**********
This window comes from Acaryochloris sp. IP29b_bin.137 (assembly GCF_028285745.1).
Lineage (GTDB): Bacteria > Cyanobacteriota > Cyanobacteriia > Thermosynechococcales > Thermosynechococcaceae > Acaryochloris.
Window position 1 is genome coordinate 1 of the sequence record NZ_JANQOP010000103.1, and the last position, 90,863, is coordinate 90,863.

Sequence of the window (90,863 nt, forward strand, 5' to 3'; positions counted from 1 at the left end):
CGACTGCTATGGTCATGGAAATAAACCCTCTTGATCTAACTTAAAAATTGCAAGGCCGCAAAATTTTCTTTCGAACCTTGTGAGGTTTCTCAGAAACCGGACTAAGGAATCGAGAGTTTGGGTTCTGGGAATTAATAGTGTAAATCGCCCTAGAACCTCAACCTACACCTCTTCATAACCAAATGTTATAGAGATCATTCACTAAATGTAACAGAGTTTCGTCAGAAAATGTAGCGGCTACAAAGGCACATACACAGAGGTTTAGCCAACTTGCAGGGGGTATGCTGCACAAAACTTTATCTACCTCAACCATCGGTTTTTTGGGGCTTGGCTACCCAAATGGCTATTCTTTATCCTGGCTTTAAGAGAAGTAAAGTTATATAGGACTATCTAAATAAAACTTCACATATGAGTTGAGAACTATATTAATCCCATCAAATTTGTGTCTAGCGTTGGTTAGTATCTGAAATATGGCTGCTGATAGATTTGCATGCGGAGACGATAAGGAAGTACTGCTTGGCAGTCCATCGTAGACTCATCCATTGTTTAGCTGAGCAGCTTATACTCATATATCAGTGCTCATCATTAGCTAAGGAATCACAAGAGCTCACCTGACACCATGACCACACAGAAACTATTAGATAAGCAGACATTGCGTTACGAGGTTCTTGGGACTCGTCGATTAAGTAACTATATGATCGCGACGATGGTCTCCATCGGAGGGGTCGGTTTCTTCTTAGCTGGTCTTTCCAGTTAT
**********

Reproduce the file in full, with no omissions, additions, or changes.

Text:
This window comes from Acaryochloris sp. IP29b_bin.137 (assembly GCF_028285745.1).
Lineage (GTDB): Bacteria > Cyanobacteriota > Cyanobacteriia > Thermosynechococcales > Thermosynechococcaceae > Acaryochloris.
Window position 1 is genome coordinate 1 of the sequence record NZ_JANQOP010000103.1, and the last position, 90,863, is coordinate 90,863.

Sequence of the window (90,863 nt, forward strand, 5' to 3'; positions counted from 1 at the left end):
CGACTGCTATGGTCATGGAAATAAACCCTCTTGATCTAACTTAAAAATTGCAAGGCCGCAAAATTTTCTTTCGAACCTTGTGAGGTTTCTCAGAAACCGGACTAAGGAATCGAGAGTTTGGGTTCTGGGAATTAATAGTGTAAATCGCCCTAGAACCTCAACCTACACCTCTTCATAACCAAATGTTATAGAGATCATTCACTAAATGTAACAGAGTTTCGTCAGAAAATGTAGCGGCTACAAAGGCACATACACAGAGGTTTAGCCAACTTGCAGGGGGTATGCTGCACAAAACTTTATCTACCTCAACCATCGGTTTTTTGGGGCTTGGCTACCCAAATGGCTATTCTTTATCCTGGCTTTAAGAGAAGTAAAGTTATATAGGACTATCTAAATAAAACTTCACATATGAGTTGAGAACTATATTAATCCCATCAAATTTGTGTCTAGCGTTGGTTAGTATCTGAAATATGGCTGCTGATAGATTTGCATGCGGAGACGATAAGGAAGTACTGCTTGGCAGTCCATCGTAGACTCATCCATTGTTTAGCTGAGCAGCTTATACTCATATATCAGTGCTCATCATTAGCTAAGGAATCACAAGAGCTCACCTGACACCATGACCACACAGAAACTATTAGATAAGCAGACATTGCGTTACGAGGTTCTTGGGACTCGTCGATTAAGTAACTATATGATCGCGACGATGGTCTCCATCGGAGGGGTCGGTTTCTTCTTAGCTGGTCTTTCCAGTTAT